Sure, Tuesday was a great night for Republicans. But the election outcome could be even bigger for a forgotten hero of American politics: the bill.
You likely remember him from “Schoolhouse Rock” — “just a bill, sitting here on Capitol Hill” — singing about the trials and tribulations of the journey to the president’s desk. There may be hope for the bill yet.
During the last Congress, very little came out of the Senate. Even less went to the president’s desk, largely because so few passable bills were ever brought to the floor. When bills of broad interest were called up by Majority Leader Harry Reid, he denied senators the chance to offer amendments, frustrating both sides. On the rare occasion that something managed to pass, the odds of the House and Senate coming to an agreement were slim to none.
Now, for the first time in eight years, alignment of the House and Senate under one party’s leadership reopens the door to moving meaningful legislation from one side of the Capitol to the other. Equally tantalizing for governance wonks, we might once again see genuine House-Senate conference committees — something that became all but extinct in recent years.
As the name implies, the House-Senate conference brings together representatives from both chambers to work out differences between competing versions of legislation. In their most basic form, conferences consist of informal negotiations between specially appointed members and/or their staff. More formally, full meetings with conferees from both parties might involve debate and amendments designed to find consensus. Once quite commonplace, the number that occurred in the most recent Congress could be counted on one hand.
I recall, as a member of the House Appropriations Committee, I participated in one conference deep in the Capitol’s basement featuring two dozen congressmen and senators, lots of posturing, and even a few amendments. The Senate conferees were led by Missouri Republican Kit Bond and Maryland Democrat Barbara Mikulski, both of whom brought life to the phrase “gruff but lovable.” A lowly House member at the time, I could only see the gruff (though both would become good friends during my time in the Senate). Things really got interesting when Jack Lew, budget director for President Bill Clinton, came into the meeting with the White House demands.
Yes, it was contentious — even ugly. But without a process to resolve policy differences, they don’t get resolved. Conference lore holds that in the 1960s, neither the House nor Senate Appropriations chairman wanted to cross through the rotunda to meet in “hostile territory.” The two settled on a room in the exact center of the Capitol building — Room EF-100 — and held conference committee meetings there for years afterward.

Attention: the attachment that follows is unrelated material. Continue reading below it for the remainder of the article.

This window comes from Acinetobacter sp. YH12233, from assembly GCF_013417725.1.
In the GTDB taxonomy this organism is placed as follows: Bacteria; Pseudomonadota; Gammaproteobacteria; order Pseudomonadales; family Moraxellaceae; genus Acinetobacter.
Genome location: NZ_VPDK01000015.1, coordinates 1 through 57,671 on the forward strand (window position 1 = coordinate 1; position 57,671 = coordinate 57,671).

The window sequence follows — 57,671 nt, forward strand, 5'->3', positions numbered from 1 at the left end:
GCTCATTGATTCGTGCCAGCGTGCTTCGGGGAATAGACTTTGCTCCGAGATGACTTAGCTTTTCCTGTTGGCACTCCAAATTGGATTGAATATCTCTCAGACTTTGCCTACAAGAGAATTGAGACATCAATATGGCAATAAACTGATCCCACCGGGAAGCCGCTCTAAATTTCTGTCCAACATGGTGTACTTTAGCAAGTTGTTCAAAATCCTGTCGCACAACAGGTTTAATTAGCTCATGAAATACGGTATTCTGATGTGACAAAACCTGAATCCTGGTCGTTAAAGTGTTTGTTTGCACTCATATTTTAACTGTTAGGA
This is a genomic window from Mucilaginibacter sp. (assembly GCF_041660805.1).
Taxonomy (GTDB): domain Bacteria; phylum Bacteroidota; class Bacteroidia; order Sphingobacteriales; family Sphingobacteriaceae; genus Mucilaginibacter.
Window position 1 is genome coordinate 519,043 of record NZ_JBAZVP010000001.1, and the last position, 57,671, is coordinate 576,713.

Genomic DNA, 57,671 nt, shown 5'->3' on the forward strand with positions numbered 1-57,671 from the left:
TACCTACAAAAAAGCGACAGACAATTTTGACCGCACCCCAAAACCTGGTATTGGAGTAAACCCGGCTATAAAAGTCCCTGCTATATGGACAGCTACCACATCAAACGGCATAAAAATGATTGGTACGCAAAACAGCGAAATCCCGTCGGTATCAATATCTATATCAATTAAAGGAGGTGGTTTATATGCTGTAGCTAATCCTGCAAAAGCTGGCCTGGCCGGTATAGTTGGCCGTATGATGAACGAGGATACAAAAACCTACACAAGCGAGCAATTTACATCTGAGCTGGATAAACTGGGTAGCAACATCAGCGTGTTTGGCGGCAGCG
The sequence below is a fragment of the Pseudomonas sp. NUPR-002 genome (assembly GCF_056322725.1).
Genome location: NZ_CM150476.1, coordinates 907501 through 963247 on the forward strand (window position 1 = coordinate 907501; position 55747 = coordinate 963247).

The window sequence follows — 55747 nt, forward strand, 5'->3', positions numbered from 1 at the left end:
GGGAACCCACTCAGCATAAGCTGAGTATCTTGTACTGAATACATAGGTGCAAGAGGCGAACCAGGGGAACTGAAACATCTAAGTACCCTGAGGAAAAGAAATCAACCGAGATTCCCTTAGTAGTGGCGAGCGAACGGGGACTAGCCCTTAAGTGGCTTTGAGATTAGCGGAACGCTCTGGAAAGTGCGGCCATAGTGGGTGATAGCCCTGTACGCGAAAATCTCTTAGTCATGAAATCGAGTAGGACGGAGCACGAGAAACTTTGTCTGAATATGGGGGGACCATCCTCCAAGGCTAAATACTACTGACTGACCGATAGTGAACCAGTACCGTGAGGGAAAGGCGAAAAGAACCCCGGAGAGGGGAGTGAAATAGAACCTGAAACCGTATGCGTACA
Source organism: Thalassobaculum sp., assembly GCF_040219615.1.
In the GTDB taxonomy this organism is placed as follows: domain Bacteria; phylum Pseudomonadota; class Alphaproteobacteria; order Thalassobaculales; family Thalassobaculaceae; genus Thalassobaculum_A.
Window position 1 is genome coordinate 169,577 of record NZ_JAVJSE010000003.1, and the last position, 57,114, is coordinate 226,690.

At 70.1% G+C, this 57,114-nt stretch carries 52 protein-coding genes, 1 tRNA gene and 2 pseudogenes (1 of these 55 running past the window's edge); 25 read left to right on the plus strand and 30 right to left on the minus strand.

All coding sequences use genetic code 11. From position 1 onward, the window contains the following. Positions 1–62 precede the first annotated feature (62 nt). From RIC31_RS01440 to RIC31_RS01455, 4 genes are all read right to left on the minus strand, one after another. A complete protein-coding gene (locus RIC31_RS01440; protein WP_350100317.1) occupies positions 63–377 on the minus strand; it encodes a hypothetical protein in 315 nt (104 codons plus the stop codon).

With new and stronger Republican majorities, Mitch McConnell and John Boehner are in a position to reignite the legislative boilers that have gone cold. That doesn’t necessarily mean a partisan approach. Even with the 54 Republican senators suggested by Tuesday’s results, McConnell will need Democratic allies on every bill to close debate and avoid filibusters. In the Senate, those votes are produced by giving members the chance to offer amendments that shape legislation to their liking.
In an opinion piece last week, the two Republican leaders presented an agenda centered on the economy and job creation — issues well-suited to a more open legislative approach. On energy, for example, there’s plenty of consensus around incentives for domestic production, conservation, and construction of the Keystone pipeline — something that 61 members of the new Senate have endorsed. McConnell’s challenge will be to maintain the patience required to set aside floor time and allow the Senate work its will.
The House won’t pass precisely the same energy bill, which is where the conference comes into play. It gets Democrats, Republicans, House members, and senators in the same room — or at least talking to one another. Beyond hammering out legislation that can actually pass both chambers of Congress, the end result should be a little more confidence in the process and trust in one another. It’s a change that veterans will welcome and new members will come to appreciate.
Opening up the Senate legislative process to amendments and holding House-Senate conferences is no guarantee of a return to glory, but it would mark the return of Congress operating in a more normal and traditional way. Contrary to the cliched lament, the system isn’t “broken” and never has been. It was throttled — more accurately, the Senate was throttled — by partisanship, insecurity, and a misguided desire to protect vulnerable candidates from tough votes. Let’s hope those days are gone.
John E. Sununu, a former Republican senator from New Hampshire, writes regularly for the Globe.